The Trump administration’s customary National Security Strategy omitted several non-traditional security threats previously addressed in the Obama administration’s 2015 document. The 2017 document neglected several aspects of the non-traditional security paradigm, notably climate change, disease epidemics and natural disasters. In particular, the Trump administration has failed to recognize the growing non-traditional threat of irregular migration to the national security of the United States and its allies. As irregular migration increases to the European Union, the United States’ failure to respond to the crisis contributes to a weakened and divided European collective security agenda, driving apart its Southern European allies, who face the bulk of the migration wave, and their Northern European counterparts, who see Russia’s attempt to re-establish political, economic and military dominance as a threat to their regional security.
The emphasis on isolationist policy aligns with President Trump’s campaign rhetoric and promise to “Make America Great Again” by turning inward to promote the interests of the United States, and, consequently, encouraging competition and not cooperation between states. This isolationist approach toward American national and economic security, emphasizing enhanced domestic border security, military spending and economic growth, increasingly ignores the integral relationship between the United States and European allies, who together serve as the largest economic and military powers through the European Union trading bloc and North Atlantic Treaty Organization (NATO). The security of Europe is in the interest of the United States, as our economic and military interests are aligned.
Over the past two years, the European migration crisis has created an unprecedented level of instability across the entire continent. Irregular migration to primarily Western nations from the Middle East, South Asia and Sub-Saharan Africa has been a major political issue in elections ranging across the continent. With over 1.3 million claims for asylum filed in 2015 alone – and 1 million migrants reaching mainland Europe by the Mediterranean Sea that same year – relations with the Southern European nations of Spain, Italy, Greece and France have become increasingly exasperated, as they face a disproportionate share of migrants to host while their asylum claims are being processed. Their borders are overwhelmed and do not have the adequate resources to employ active homeland security tactics nor rescue operations for capsizing boats.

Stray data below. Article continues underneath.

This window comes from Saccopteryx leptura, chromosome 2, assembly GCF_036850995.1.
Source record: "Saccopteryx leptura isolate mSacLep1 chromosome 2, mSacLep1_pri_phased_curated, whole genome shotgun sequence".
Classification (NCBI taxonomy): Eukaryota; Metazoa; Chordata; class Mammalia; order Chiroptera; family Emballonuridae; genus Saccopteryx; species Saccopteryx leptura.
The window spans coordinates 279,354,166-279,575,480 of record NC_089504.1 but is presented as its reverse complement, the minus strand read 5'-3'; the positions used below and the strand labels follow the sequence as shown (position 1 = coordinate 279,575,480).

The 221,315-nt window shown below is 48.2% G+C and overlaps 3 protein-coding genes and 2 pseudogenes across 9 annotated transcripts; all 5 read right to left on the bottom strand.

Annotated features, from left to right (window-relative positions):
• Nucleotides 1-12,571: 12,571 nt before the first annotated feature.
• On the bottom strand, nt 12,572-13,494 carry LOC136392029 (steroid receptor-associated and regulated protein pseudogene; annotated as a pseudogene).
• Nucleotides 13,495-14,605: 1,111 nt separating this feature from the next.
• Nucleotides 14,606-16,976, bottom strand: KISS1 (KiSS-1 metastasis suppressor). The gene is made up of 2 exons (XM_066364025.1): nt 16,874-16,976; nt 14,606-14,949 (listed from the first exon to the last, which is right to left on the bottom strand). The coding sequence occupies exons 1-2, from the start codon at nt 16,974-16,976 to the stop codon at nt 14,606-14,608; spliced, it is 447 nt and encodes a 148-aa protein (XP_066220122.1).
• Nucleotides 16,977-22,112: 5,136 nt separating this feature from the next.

In contrast, Northern European nations are nervous about the shift in Russian posture along the north Atlantic coast. Increases in the frequency of military exercises, patrols and missile tests by the Russian government has NATO worried about their potential to mitigate Russian naval access in the Atlantic Ocean, the “Northern Flank,” which would in turn block access for the U.S. military to reach mainland Europe. The shift in posture comes at a period of military budget-cuts across the entire NATO alliance, and Russia’s controversial military involvement in Crimea. As a response, military spending has sharply risen across NATO and non-NATO members allied with the United States, attributed to Russia’s posture and the recent U.S. isolationist retreat, but divide the collective security agenda of the alliance as a whole.
An unwillingness to recognize and assist the tremendous burden migration places upon our European allies strains our relationship and reduces their ability to cooperate as a collective security. Denying Syrian and Afghan refugees resettlement in the United States symbolizes our unwillingness to fully address the burden that the European migration presents on our allies. At a time of heightened conflict and strained tensions in the Middle East and beyond, the United States cannot afford for its closest alliance to become divided, as they face a political existential crisis that undermines the individual political stability of nearly every European state. Instead, the United States must recognize the severity of the crisis and offer not only to shoulder the burden with refugee intakes, but also reinstate our previous efforts to cooperate with the E.U. in migration governance and refugee aid. The United States must focus its strategy on cooperation between interdependent states if it truly aims to foster stability on the European continent.